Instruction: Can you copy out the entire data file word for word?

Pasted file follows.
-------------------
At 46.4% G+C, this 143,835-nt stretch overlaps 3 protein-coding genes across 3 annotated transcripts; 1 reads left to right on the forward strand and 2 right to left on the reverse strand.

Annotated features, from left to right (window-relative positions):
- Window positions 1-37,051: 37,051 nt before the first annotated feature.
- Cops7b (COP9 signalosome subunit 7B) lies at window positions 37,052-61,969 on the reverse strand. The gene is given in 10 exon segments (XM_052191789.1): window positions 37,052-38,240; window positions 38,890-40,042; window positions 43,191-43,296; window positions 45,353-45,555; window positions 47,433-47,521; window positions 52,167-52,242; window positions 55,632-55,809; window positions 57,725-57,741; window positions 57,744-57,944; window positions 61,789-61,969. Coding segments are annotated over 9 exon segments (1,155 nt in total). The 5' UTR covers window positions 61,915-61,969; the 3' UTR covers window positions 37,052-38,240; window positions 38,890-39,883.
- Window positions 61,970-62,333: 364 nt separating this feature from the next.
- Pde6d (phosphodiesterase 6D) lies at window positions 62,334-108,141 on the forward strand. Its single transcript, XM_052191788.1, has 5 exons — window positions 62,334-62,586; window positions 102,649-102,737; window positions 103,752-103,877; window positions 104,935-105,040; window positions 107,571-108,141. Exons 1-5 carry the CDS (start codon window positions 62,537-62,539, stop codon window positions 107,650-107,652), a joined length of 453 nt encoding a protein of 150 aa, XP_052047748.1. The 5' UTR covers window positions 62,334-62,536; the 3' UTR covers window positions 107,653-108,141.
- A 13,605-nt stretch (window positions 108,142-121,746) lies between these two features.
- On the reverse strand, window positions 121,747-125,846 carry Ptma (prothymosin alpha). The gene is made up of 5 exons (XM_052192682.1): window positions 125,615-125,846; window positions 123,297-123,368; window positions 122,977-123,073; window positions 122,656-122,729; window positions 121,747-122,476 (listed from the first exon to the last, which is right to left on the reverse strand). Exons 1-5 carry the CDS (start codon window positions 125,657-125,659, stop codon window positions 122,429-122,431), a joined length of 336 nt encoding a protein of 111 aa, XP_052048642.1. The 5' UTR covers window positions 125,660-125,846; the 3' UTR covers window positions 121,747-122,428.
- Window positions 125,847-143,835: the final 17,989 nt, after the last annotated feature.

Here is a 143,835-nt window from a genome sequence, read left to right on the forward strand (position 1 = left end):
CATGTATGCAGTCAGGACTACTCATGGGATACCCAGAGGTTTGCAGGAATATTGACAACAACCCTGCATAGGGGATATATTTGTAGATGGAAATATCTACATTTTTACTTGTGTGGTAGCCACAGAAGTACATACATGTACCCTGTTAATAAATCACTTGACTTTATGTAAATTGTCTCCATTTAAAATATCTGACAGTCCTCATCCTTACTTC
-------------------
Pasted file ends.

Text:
At 46.4% G+C, this 143,835-nt stretch overlaps 3 protein-coding genes across 3 annotated transcripts; 1 reads left to right on the forward strand and 2 right to left on the reverse strand.

Annotated features, from left to right (window-relative positions):
- Window positions 1-37,051: 37,051 nt before the first annotated feature.
- Cops7b (COP9 signalosome subunit 7B) lies at window positions 37,052-61,969 on the reverse strand. The gene is given in 10 exon segments (XM_052191789.1): window positions 37,052-38,240; window positions 38,890-40,042; window positions 43,191-43,296; window positions 45,353-45,555; window positions 47,433-47,521; window positions 52,167-52,242; window positions 55,632-55,809; window positions 57,725-57,741; window positions 57,744-57,944; window positions 61,789-61,969. Coding segments are annotated over 9 exon segments (1,155 nt in total). The 5' UTR covers window positions 61,915-61,969; the 3' UTR covers window positions 37,052-38,240; window positions 38,890-39,883.
- Window positions 61,970-62,333: 364 nt separating this feature from the next.
- Pde6d (phosphodiesterase 6D) lies at window positions 62,334-108,141 on the forward strand. Its single transcript, XM_052191788.1, has 5 exons — window positions 62,334-62,586; window positions 102,649-102,737; window positions 103,752-103,877; window positions 104,935-105,040; window positions 107,571-108,141. Exons 1-5 carry the CDS (start codon window positions 62,537-62,539, stop codon window positions 107,650-107,652), a joined length of 453 nt encoding a protein of 150 aa, XP_052047748.1. The 5' UTR covers window positions 62,334-62,536; the 3' UTR covers window positions 107,653-108,141.
- A 13,605-nt stretch (window positions 108,142-121,746) lies between these two features.
- On the reverse strand, window positions 121,747-125,846 carry Ptma (prothymosin alpha). The gene is made up of 5 exons (XM_052192682.1): window positions 125,615-125,846; window positions 123,297-123,368; window positions 122,977-123,073; window positions 122,656-122,729; window positions 121,747-122,476 (listed from the first exon to the last, which is right to left on the reverse strand). Exons 1-5 carry the CDS (start codon window positions 125,657-125,659, stop codon window positions 122,429-122,431), a joined length of 336 nt encoding a protein of 111 aa, XP_052048642.1. The 5' UTR covers window positions 125,660-125,846; the 3' UTR covers window positions 121,747-122,428.
- Window positions 125,847-143,835: the final 17,989 nt, after the last annotated feature.

Here is a 143,835-nt window from a genome sequence, read left to right on the forward strand (position 1 = left end):
CATGTATGCAGTCAGGACTACTCATGGGATACCCAGAGGTTTGCAGGAATATTGACAACAACCCTGCATAGGGGATATATTTGTAGATGGAAATATCTACATTTTTACTTGTGTGGTAGCCACAGAAGTACATACATGTACCCTGTTAATAAATCACTTGACTTTATGTAAATTGTCTCCATTTAAAATATCTGACAGTCCTCATCCTTACTTC